Simply a matter of selecting a suitable pre programmed RTB spot to use that does not park the model in the way of normal RC activity. Perhaps outside the pattern bring flown. I have yet to see an RC field where the occasional excursion across the flight pattern does not occur and a rare LOS on a model with autonomous RTB capability is not going to cause any more of an issue than we already have with human error or exuberance at the RC fiield....

    No need to invent problems that are actually less of a problem than situations we already peacefully co-exist with in the RC hobby.
    Last edited by Thomas B; 12-18-2013 at 07:45 AM.
    Electric Coolhunter

  13. #63
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    This is all getting to be a wildfire --
    The idea of AMA was to provide a body for those who -as a hobby use models which are controlled by direct visual input.
    In a few isolated cases some cross country models were permitted to set examples of what was possible.
    Today - the advent of models which can launch - fly - collect info (photos ) and safely return to launch point with NO operator flying corrections required, has happened - seen it -
    for 400bucks on a four rotor copter - No RPV used.
    It also has auto distance recognition which prevents operator flying it into oneself.
    The rules MUST change
    These same copters could easily range for miles using satellite controls and programmed courses..
    Last edited by rmh; 12-18-2013 at 09:40 AM.
    Libby is still watching you

  14. #64

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    Quote Originally Posted by Thomas B View Post
    Flying any type of RC model, FPV or not FPV, close enough to a neighbors house for them to see if it has a camera or not could get your club shut down. Not really a valid argument against FPV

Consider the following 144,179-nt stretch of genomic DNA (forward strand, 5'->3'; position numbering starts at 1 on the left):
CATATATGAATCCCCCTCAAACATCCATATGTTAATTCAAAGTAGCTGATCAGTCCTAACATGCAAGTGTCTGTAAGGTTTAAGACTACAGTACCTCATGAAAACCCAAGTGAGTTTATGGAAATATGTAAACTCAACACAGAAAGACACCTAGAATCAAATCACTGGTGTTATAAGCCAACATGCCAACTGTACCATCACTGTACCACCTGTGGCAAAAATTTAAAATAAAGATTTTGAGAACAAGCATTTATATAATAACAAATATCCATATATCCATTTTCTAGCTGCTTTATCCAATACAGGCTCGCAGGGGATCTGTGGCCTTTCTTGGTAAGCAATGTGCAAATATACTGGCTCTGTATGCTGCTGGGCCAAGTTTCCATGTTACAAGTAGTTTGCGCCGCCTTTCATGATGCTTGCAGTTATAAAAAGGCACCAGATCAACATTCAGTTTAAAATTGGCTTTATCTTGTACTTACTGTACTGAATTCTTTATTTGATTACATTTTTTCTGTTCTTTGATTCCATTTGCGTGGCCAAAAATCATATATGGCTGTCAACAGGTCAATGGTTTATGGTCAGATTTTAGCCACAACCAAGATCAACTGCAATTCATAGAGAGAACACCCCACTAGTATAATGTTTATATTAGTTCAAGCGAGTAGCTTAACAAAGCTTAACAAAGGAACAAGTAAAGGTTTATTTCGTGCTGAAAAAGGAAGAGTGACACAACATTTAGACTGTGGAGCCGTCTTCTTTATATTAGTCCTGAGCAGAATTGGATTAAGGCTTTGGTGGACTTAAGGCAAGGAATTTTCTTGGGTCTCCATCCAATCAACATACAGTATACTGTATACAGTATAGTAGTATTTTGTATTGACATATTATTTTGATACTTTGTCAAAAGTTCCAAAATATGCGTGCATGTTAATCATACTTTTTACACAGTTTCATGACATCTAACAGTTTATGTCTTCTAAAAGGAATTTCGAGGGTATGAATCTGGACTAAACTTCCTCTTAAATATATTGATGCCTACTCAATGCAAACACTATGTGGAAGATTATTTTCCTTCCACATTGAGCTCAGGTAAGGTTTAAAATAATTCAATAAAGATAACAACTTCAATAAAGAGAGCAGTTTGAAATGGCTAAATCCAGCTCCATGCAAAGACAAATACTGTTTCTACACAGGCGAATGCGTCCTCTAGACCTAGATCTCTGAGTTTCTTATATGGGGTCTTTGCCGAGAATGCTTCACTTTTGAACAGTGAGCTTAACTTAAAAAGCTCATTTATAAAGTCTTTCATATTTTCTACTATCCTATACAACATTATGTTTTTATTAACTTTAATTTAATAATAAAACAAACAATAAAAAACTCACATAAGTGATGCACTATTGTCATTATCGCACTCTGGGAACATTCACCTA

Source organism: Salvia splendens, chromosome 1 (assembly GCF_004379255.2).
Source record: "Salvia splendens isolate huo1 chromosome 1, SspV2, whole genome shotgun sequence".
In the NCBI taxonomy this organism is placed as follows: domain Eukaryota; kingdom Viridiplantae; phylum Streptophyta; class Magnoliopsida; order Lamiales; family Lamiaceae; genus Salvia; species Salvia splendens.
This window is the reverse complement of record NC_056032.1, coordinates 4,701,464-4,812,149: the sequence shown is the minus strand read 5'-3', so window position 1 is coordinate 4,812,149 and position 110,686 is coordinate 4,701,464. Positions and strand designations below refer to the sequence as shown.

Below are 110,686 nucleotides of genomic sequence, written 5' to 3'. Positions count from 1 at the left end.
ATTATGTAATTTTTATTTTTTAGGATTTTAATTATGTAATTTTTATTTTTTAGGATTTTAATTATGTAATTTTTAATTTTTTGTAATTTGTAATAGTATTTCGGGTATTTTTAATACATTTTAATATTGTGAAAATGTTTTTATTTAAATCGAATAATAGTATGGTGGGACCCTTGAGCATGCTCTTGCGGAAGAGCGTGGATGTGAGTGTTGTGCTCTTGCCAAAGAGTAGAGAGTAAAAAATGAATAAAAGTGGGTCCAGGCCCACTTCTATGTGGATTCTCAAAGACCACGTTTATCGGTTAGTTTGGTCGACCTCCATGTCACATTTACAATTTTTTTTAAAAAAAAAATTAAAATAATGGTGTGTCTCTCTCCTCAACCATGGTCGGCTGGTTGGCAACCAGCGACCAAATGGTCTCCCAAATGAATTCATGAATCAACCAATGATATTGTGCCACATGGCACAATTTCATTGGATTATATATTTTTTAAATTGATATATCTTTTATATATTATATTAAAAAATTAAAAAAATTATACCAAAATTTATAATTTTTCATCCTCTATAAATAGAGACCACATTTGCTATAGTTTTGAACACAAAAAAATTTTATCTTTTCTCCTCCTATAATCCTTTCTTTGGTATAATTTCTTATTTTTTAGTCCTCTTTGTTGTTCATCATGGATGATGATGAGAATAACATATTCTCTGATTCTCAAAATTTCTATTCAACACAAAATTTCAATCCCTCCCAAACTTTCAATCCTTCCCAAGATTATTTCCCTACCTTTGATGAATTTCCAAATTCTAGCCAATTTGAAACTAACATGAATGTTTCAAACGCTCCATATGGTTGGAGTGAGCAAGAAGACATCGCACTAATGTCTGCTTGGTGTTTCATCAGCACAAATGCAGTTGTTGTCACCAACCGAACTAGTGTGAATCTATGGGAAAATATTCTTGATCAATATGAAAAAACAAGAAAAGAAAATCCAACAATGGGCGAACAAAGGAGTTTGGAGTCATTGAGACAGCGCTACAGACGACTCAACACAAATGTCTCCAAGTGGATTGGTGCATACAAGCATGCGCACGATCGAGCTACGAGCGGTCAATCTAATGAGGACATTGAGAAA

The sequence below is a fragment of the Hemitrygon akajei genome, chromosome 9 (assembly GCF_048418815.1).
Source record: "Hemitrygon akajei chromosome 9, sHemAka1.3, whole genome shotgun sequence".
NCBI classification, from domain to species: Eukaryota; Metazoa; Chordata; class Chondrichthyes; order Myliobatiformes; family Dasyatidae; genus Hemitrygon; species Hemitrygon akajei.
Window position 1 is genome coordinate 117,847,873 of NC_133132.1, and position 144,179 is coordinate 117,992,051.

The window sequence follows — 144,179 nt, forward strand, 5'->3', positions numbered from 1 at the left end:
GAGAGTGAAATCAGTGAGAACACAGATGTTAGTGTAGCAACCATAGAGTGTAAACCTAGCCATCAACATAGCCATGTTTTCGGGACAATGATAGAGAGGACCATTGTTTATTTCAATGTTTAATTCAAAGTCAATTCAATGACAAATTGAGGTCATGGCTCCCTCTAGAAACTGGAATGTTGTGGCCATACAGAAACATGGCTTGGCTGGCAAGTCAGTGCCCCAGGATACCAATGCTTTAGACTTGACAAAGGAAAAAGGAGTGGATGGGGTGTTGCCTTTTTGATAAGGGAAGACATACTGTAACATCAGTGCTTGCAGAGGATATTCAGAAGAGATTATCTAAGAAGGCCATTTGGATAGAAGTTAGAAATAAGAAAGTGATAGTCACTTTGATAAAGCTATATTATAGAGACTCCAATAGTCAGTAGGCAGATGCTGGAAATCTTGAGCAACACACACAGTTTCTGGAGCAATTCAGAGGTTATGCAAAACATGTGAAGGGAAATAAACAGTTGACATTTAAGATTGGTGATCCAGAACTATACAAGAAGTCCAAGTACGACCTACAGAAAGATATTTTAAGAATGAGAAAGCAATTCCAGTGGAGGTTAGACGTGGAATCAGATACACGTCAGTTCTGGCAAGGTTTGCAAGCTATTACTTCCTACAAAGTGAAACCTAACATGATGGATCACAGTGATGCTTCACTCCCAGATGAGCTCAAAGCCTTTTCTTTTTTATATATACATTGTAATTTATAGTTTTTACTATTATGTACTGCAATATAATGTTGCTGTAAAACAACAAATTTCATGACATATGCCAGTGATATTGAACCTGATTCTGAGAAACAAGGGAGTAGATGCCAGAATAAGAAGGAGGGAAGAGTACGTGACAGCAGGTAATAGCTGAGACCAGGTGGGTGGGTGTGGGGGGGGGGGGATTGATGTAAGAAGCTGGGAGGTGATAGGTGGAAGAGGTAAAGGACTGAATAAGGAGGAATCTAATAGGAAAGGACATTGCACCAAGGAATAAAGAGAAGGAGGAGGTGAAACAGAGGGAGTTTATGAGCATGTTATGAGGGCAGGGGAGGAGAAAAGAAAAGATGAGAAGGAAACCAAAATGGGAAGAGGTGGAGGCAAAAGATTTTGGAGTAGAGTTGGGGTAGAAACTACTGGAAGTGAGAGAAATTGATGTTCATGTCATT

Spotters cover the limited field of view issue. If you want to fly FPV in an AMA club environment, you are going to need qualifed spotters as the AMA prescribes. Seems reasonable to me at this stage of development. Again, not a valid argument against allowing FPV ops at an AMA club field.


    Simply a matter of selecting a suitable pre programmed RTB spot to use that does not park the model in the way of normal RC activity. Perhaps outside the pattern bring flown. I have yet to see an RC field where the occasional excursion across the flight pattern does not occur and a rare LOS on a model with autonomous RTB capability is not going to cause any more of an issue than we already have with human error or exuberance at the RC fiield....

    No need to invent problems that are actually less of a problem than situations we already peacefully co-exist with in the RC hobby.


    I agree with your first sentence but Since the FPV flights were the only ones that flew to close to the houses, My club voted to not allow it at this time. It may work just fine at some clubs depending on the layout and the safety committee rules.

    None of the one liners in the post are enough to make a decision one way or the other on FPV ops. BTW, my statements are from actual events not what I think might happen if FPV ops are allowed at our field.

    I don't disagree with the requirement but it is not the club's responsibility to provide the spotters. If the FPV pilot is flying something the spotter is competent at flying the FPV flight will be much like training on a bubby box. If the FPV pilot is flying something that is not usually flown at the club it would up to them to ensure the spotter is capable of fulfilling their duties. In our case, the FPV pilot felt he was to experienced to need a spotter and that $100 a year was to much to pay to have to fly in the pattern. (Which I understand, as I would want to be able to fly my FPV out of LOS if I had one)

    My reference to the RTB capability was a complement to the multi-copters not a reason for disallowing FPV. If the multi-copter pilot announced dead stick, for lack of a better term, it would be a benefit to all on the flight line to know that it would return to it's take off point and other pilot's should stay clear until it has arrived.